Nutrient Profile30

Macronutrient Profile: (Per 1 ounce [approx. 28.4 grams])

196 calories
2.6 g protein
3.9 g carbohydrate
20.4 g fat

Secondary Metabolites: (Per 1 ounce [approx. 28.4 grams])

Excellent source of:

Manganese: 1.3 mg (65% DV)
Vitamin E: 7.6 mg (36.7% DV)

Very good source of:

Thiamin: 0.2 mg (13.3% DV)
Dietary Fiber: 2.7 g (10.8% DV)

Good source of:

Magnesium: 34 mg (8.5% DV)
Phosphorus: 79 mg (7.9% DV)

Also provides:

Iron: 0.7 mg (3.9% DV)
Potassium: 116 mg (3.3% DV)
Vitamin B6: 0.06 mg (3% DV)
Riboflavin: 0.04 mg (2.4% DV)
Calcium: 20 mg (2% DV)
Niacin: 0.3 mg (1.5% DV)
Folate: 6 mcg (1.5% DV)
Vitamin K: 1 mcg (1.3% DV)

Trace amounts:

Vitamin C: 0.3 mg (0.5% DV)
Vitamin A: 16 IU (0.3% DV)

DV = Daily Value as established by the US Food and Drug Administration, based on a 2,000-calorie diet.

Recipe: Pecan Pie Energy Bites

Courtesy of Gluten Free Vegan Pantry31

Ingredients:

  • 2 cups Medjool dates, pitted
  • 1 1/2 cups pecans
  • 1/2 cup rolled oats
  • 1 teaspoon cinnamon
  • 2 tablespoons maple syrup

Directions:

  1. Process dates in a food processor on high for about 45 seconds, or until a date ball begins to form.

  2. Add pecans and process for another 1-2 minutes.

  3. Add remaining ingredients, scraping down the sides of the processor bowl if necessary, and process for another 1-2 minutes.

  4. Using a small ice cream scoop or 1-tablespoon measure, portion

    out

    the mixture and roll into balls. Place on a parchment paper-lined baking sheet and place in the refrigerator for 15-20 minutes.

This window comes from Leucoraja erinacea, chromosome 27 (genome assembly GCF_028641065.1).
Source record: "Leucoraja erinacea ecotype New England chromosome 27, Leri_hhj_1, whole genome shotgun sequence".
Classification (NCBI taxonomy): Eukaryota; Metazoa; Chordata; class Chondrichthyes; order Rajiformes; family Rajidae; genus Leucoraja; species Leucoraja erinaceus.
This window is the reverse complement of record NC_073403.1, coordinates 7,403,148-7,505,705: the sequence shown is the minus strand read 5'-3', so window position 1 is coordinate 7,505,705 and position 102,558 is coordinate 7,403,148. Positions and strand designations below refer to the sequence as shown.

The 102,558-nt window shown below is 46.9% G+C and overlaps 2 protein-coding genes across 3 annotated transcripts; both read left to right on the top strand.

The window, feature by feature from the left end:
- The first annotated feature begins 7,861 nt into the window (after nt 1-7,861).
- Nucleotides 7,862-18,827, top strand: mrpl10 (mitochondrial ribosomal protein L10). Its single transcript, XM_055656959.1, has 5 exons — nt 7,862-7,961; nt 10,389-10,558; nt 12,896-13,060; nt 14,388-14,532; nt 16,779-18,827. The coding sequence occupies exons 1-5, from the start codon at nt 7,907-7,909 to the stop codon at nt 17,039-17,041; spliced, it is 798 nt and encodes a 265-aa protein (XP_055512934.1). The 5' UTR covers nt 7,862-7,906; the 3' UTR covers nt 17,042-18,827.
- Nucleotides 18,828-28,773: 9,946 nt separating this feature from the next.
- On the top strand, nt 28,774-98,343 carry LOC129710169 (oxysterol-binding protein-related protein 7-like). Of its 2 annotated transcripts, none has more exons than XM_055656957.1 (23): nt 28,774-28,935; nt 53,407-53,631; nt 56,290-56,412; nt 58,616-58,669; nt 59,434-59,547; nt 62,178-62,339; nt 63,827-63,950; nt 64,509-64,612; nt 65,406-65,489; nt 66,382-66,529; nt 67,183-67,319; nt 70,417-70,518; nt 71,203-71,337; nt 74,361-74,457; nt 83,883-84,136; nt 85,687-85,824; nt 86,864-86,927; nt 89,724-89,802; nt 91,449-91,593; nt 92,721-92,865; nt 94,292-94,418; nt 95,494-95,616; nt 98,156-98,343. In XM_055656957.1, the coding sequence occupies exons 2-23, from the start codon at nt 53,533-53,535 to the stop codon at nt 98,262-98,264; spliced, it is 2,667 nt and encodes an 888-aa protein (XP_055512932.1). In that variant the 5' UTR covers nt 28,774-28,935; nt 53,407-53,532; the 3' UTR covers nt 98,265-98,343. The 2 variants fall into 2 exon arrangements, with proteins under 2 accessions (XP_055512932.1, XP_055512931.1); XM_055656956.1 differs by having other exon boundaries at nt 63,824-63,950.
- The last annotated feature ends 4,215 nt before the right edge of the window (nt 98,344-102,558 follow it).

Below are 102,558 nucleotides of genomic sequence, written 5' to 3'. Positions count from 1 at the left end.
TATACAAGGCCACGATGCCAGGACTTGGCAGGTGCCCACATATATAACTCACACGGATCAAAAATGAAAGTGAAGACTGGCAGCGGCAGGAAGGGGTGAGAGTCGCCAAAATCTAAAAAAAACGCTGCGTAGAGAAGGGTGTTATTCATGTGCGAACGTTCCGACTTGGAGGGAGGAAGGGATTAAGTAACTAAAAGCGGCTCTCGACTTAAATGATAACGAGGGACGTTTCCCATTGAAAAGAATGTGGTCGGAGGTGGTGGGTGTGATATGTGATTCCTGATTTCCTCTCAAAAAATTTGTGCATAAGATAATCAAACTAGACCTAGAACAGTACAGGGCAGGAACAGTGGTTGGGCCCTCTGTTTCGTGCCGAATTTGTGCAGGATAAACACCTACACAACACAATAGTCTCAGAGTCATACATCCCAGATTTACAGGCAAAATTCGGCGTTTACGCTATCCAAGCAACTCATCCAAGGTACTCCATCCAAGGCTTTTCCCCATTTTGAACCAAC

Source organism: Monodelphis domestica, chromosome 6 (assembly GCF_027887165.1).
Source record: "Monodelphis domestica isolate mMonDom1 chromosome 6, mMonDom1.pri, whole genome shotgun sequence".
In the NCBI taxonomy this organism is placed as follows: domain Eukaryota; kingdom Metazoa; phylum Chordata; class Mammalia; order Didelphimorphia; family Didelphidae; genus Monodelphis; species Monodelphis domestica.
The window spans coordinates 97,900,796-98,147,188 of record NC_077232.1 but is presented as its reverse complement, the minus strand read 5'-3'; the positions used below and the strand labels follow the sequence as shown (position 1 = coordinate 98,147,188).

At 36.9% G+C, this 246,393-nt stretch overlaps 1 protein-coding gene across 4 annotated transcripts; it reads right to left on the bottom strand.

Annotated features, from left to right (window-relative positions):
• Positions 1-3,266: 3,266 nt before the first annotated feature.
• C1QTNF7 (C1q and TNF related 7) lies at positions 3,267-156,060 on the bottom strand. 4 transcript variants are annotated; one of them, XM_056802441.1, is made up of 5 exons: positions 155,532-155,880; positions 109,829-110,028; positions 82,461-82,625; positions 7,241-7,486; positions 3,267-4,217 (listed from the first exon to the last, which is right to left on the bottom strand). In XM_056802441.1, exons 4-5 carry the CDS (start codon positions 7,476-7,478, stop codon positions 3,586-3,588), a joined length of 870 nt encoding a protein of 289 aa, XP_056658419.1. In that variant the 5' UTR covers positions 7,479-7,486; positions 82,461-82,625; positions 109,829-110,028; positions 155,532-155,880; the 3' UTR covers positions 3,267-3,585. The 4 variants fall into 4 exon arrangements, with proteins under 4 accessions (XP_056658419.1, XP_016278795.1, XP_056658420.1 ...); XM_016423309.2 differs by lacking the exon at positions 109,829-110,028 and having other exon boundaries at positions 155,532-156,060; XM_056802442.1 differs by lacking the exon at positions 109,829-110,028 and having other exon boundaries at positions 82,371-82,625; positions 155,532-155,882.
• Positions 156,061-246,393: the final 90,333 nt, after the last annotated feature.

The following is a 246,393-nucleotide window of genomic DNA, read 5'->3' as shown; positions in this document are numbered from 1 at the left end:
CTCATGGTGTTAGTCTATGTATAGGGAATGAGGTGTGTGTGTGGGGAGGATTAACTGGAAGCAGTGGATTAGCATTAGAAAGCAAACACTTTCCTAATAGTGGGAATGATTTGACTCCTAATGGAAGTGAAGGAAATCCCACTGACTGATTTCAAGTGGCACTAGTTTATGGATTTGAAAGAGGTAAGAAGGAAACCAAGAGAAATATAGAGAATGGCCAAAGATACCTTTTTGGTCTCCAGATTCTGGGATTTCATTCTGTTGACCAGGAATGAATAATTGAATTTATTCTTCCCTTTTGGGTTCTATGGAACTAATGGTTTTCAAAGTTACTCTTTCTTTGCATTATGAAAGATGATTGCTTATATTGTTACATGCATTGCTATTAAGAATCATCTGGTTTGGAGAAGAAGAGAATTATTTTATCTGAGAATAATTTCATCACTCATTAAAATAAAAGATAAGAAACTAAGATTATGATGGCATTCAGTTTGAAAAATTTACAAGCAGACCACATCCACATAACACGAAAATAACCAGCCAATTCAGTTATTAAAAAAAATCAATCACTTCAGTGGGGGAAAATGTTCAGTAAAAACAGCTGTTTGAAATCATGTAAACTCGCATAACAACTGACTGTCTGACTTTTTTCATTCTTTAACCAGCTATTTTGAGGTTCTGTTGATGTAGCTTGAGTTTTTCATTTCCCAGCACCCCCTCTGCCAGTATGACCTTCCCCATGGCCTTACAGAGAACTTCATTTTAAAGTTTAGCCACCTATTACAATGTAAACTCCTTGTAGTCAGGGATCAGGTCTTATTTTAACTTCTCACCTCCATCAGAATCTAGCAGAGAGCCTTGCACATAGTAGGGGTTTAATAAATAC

5. Store in an airtight container in the refrigerator for up to a week.

References

  1. Villarreal-Lozoya JE, Lombardini L, Cisneros-Zevallos L. Phytochemical constituents and antioxidant capacity of different pecan [Carya illinoinensis (Wangenh.) K. Koch] cultivars. Food Chemistry. 2007;102:1241-1249.
  2. National Geographic Society. Edible: An Illustrated Guide to the World’s Food Plants. Lane Cove, Australia: Global Book Publishing; 2008.
  3. Pecan Tree: Texas State Tree. State Symbols USA website. Available at: www.statesymbolsusa.org/symbol-official-item/texas/state-tree/pecan-tree. Accessed October 16, 2017.
  4. Murray M. The Encyclopedia of Healing Foods. New York, NY: Atria Books; 2005.
  5. Plants Profile for Carya illinoinensis (pecan). United States Department of Agriculture website. Available at: http://plants.usda.gov/core/profile?symbol=cail2. Accessed October 16, 2017.
  6. Cheatham S, Johnston MC, Marshall L. The Useful Wild Plants of Texas, the Southeastern United States, the Southern Plains, and Northern Mexico. Volume 3. Austin, TX: Useful Wild Plants, Inc; 2009.
  7. Van Wyk B-E. Food Plants of the World. Portland, OR: Timber Press; 2006.
  8. Hall GD. Pecan food potential in prehistoric North America. Economic Botany. 2000;54(1):103-112.
  9. Lillywhite J, Simonsen J, Heerema R. US consumer purchases and nutritional knowledge of pecans. Horttechnology. 2014;24(2):222-230.
  10. Pecans. Agricultural Marketing Resource Center website. August 2015. Available at: www.agmrc.org/commodities-products/nuts/pecans/. Accessed October 16, 2017.